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Jewellery Chaîne D'ancre

Chaîne D'ancre Hermes

See 7 chaîne d'ancre jewels
The “Chaîne d'Ancre”, or “Anchor Chain”, bracelet was first created in 1938, inspired by the chains that connect ships to their anchors. The iconic marine motif is often reinvented within the House of Hermès, especially in their jewellery collections, to create a chic and sporty look.
See 7 chaîne d'ancre jewels

A bracelet for every woman

The Chaîne d'Ancre bracelets are the signature of Hermès elegance on women's wrists, with models to suit all tastes and circumstances. From the original bracelet with its chained links to the very large bracelet with four rows of links, and the very graphic Ever Chaîne d'Ancre, the choice is wide.
A bracelet for every woman

A story of silver and gold

The Chaîne d'Ancre line is characterized by the use of solid silver, or 925 silver, according to the wishes of the designer of the initial bracelet. However, the motif is repeated in another collection that is not called Chaîne d'Ancre, but New Farandole: here the jewelry combines silver with 750/1000 rose gold.
A story of silver and gold

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HERMES
Chaîne d'Ancre
7 items
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Certified authenticity

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A propos de Chaîne D'ancre

Anchor Chain, an iconic piece of jewelry for Hermès


If the collection of jewelry Chaîne d'Ancre is now part of the iconic models of Hermès, its history remains singular. As we know, Hermès is above all references to the world of horses, all the more so in the late 1930s. Now, Chaîne d'Ancre is inspired by the world of boats, and here's why... In 1937, it had been about ten years since the House began creating jewelry, spurred on by Emile-Maurice Hermès, grandson of Thierry Hermès. During a stay on the Normandy coast, his son-in-law Robert Dumas was inspired by the chains that link boats to their anchors, seduced by their singularity and elegance, to draw in his travel notebook the sketch of a bracelet. Chaîne d'Ancre was born. It was not only the first Hermès jewel inspired by the marine world, but also the brand's first silver bracelet. At that time indeed, jewelers worked exclusively in gold and platinum.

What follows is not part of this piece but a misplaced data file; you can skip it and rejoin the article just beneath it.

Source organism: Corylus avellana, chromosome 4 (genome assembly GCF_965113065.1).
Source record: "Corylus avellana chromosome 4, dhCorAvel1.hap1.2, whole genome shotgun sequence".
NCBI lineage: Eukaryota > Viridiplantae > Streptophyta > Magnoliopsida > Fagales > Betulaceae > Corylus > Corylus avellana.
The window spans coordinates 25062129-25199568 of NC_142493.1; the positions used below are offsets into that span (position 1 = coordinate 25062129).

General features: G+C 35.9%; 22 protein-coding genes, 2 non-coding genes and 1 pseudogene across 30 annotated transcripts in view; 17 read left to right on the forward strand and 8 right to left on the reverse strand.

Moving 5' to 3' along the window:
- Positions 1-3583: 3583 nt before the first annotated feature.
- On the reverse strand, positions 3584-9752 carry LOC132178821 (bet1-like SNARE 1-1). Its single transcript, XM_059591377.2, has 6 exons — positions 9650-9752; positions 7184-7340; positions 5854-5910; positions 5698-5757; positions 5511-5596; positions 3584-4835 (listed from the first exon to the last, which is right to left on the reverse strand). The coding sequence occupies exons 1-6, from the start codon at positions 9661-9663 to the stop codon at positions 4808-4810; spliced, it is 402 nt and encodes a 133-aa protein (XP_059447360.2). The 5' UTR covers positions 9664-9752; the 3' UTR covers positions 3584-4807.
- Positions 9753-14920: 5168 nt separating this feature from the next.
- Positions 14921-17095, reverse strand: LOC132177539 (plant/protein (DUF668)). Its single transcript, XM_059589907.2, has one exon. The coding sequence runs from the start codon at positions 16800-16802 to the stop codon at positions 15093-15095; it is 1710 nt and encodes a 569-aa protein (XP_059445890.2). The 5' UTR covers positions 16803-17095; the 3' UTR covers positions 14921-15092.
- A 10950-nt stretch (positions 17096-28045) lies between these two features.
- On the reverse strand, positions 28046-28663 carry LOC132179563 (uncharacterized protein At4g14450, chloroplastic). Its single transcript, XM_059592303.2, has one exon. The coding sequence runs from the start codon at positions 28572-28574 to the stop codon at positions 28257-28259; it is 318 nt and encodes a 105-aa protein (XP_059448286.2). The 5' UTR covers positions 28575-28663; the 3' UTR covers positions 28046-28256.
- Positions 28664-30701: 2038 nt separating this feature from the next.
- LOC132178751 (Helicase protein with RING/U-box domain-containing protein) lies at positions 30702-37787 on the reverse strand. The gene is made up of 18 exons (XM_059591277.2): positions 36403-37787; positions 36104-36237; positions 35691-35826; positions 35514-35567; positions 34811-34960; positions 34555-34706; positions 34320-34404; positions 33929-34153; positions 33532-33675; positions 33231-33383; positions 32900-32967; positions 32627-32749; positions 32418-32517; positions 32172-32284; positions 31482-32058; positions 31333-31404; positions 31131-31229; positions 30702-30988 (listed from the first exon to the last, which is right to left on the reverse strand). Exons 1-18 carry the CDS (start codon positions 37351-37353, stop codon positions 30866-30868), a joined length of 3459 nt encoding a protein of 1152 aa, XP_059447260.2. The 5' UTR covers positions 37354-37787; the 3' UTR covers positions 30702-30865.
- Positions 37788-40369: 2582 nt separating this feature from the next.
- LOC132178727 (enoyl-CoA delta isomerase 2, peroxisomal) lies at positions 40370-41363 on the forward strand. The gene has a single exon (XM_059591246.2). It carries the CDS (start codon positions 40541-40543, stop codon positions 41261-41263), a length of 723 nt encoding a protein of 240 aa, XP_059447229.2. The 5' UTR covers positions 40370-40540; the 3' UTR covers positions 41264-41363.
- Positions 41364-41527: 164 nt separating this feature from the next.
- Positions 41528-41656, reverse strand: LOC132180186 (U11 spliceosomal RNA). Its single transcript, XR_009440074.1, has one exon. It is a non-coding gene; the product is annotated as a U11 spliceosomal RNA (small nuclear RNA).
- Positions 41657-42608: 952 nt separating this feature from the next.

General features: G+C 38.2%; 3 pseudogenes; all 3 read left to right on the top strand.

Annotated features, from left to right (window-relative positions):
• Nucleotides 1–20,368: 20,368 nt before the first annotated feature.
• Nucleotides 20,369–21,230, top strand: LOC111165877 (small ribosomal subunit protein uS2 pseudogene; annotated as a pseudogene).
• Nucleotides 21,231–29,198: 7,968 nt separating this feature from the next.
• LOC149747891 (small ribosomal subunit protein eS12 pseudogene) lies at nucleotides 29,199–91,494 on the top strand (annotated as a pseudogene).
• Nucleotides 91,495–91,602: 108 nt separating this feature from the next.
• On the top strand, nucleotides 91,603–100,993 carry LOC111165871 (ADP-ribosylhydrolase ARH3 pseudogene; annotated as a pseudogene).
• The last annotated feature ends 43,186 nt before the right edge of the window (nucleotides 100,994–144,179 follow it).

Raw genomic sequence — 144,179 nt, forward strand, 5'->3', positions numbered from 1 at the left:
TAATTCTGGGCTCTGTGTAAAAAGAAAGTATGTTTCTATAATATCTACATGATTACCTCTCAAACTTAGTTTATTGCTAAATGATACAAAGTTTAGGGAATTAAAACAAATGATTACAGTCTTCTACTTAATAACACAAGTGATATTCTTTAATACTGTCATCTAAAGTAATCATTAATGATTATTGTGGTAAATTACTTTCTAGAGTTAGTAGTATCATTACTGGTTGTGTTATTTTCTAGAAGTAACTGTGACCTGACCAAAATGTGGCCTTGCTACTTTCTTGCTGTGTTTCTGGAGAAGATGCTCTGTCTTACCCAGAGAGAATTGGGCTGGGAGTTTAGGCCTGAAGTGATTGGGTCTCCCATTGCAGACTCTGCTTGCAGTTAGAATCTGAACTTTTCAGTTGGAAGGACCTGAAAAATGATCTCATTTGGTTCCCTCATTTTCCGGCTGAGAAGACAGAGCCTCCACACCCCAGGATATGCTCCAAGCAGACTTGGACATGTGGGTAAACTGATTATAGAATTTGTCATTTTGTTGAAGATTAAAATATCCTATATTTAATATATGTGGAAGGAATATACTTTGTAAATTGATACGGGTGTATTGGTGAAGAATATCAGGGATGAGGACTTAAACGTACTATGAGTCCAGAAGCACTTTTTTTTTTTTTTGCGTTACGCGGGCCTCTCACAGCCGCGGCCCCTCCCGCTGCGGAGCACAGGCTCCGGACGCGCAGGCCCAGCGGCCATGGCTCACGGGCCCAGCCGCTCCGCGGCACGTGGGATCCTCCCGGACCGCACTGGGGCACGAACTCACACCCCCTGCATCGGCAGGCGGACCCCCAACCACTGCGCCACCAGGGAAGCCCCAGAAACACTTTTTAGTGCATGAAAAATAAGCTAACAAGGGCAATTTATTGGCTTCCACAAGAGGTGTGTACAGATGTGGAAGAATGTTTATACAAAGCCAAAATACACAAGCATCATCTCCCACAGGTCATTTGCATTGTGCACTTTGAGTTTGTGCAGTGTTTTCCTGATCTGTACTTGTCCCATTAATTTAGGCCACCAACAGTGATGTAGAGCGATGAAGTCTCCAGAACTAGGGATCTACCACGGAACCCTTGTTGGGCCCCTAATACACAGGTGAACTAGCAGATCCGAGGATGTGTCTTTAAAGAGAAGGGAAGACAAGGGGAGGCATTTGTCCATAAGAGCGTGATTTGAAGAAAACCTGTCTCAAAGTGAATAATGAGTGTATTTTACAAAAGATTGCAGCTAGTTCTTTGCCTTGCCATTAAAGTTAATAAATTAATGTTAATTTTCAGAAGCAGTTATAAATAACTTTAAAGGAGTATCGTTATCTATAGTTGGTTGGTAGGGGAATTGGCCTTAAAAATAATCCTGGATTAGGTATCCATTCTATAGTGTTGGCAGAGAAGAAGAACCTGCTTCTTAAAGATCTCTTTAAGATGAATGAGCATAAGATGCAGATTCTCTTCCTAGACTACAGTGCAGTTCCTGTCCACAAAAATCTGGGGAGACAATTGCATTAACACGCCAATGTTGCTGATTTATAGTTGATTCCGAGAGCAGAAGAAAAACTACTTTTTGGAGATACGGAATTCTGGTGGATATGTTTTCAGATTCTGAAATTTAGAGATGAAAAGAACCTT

A timeless bracelet, with generous curves


The story goes that Robert Dumas had the greatest difficulty finding a craftsman who agreed to set his sketch to music. It was finally a certain Mr. De Percin who took up the challenge, to design the Silver Chaîne d'Ancre bracelet, the generously curved bracelet that we still know today. Robert Dumas could rejoice in the almost immediate success of his creation, which propelled his bracelet to the rank of cult jewel of the House of Hermès, and the Chaine d'Ancre motif as one of its emblems: it can be found on lines of plates, on the case of the Nantucket watch, on squares of silk... The links of the marine chain, the chic and sporty bracelet of the 1930s, have in turn inspired many Hermès designers. Following in the footsteps of Robert Dumas, the links were polished, twisted, beaded, to give rise to bracelets, necklaces and sautoirs, rings and earrings.

A motif constantly reinvented by Hermès designers


In 2020 again, the Hermès Réponse collection took up the Anchor chain bracelet, in a larger version. The 2010s, in particular, saw the modernization of this timeless motif with the creation of silver jewelry. For example, designer Pierre Hardy creates earrings inspired by the original bracelet clasp. The Kelly Double Tour bracelet takes the anchor chain motifs and combines them with the Kelly bag clasp. The TGM Anchor Chain 24 bracelet, followed by rings, tie necklaces, brooches and earrings from the Punk Anchor Chain line, are other examples of reinvention of the iconic design. The anchor chain motif is still identifiable in Hermès jewelry lines such as Farandole, New Farandole and Hermès Réponse. The original bracelet, meanwhile, is still part of the House's catalog, sold new for €910 for the small model, €935 for the medium model.